For Dave Grohl, the healing process after Kurt Cobain’s death didn’t just affect him and the others around the late Nirvana leader. Instead, restoration exists on a generational continuum as Grohl, the Nirvana drummer who now runs Foo Fighters, has to explain death to his children.
After all, her three children – among them, aspiring musician Violet Grohl, 15 – are now all of an age where they can both appreciate their father’s old band and understand the consequences that ultimately led to the Cobain died by suicide in 1994.
As Louder revealed on Monday (September 20), Dave mentions how he passes Cobain’s death down to his children in When Nirvana came to Britain, a new documentary about Nirvana and their British fans.
“I’m still dealing with Kurt’s death,” the Foo Fighter said, “because I have to explain it to my kids, who love Nirvana.”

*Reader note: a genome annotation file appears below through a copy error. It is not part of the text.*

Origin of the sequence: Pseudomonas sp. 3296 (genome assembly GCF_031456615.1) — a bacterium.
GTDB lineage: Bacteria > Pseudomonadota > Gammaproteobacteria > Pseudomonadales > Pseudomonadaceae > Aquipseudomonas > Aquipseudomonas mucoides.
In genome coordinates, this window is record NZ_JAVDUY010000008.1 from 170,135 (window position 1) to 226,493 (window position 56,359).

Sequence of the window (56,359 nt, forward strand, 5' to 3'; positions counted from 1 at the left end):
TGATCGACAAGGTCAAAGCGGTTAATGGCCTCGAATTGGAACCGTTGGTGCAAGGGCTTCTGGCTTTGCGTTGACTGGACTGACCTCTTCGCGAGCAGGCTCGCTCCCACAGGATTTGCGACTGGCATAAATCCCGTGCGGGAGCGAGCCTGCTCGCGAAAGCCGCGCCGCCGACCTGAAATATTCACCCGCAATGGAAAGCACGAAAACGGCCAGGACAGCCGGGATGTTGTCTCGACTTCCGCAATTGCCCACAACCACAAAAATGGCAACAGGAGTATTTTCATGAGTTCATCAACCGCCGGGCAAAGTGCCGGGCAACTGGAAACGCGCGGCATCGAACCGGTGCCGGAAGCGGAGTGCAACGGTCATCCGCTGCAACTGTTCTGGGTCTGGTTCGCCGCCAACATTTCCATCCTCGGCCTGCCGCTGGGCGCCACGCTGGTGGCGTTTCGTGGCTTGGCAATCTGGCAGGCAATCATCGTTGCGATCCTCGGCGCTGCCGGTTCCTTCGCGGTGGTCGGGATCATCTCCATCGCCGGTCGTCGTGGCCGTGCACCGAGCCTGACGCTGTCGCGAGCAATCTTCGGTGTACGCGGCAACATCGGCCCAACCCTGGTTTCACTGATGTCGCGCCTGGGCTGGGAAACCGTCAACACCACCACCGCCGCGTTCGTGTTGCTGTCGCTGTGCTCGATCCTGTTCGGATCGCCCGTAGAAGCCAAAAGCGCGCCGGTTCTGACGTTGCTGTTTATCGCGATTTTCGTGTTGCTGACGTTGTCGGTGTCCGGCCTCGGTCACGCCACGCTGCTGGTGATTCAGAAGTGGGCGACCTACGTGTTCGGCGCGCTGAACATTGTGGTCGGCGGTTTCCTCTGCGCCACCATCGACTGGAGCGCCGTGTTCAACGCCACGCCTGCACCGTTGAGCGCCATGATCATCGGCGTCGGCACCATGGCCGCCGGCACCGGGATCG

Dave continued, “Because for a really long time I was trying to deal with it and talk about it with friends and family and things like that, and they would help me, but now I feel like I have to help my kids. to go through that. It’s a life of healing. “
Last month, a retrospective interview from a 2011 biography of the Foo Fighters conductor made him admit how difficult it was for him to listen to Nirvana’s latest album, 1993’s. In utero.
Dave said In utero “captured a moment in time for the band, and it’s definitely a faithful representation of the era, which was dark. It’s a fucking dark album. I don’t like listening to this record.”
He added, “It’s so real, and because it’s such an accurate portrayal of the band at the time, it reminds me of other memories. It gives me goosebumps a little bit.”
Dave’s other two daughters with his wife, Jordyn Blum, are Harper (now 12) and Ophelia (7). UK viewers can watch When Nirvana came to Britain currently via BBC Two on bbc.co.uk.
Newest Foo Fighters, Medicine at midnight, emerged this year with the singles “Waiting on War”, “No Son of Mine” and “Shame Shame”. In October, the group will be inducted into the Rock Hall of Fame.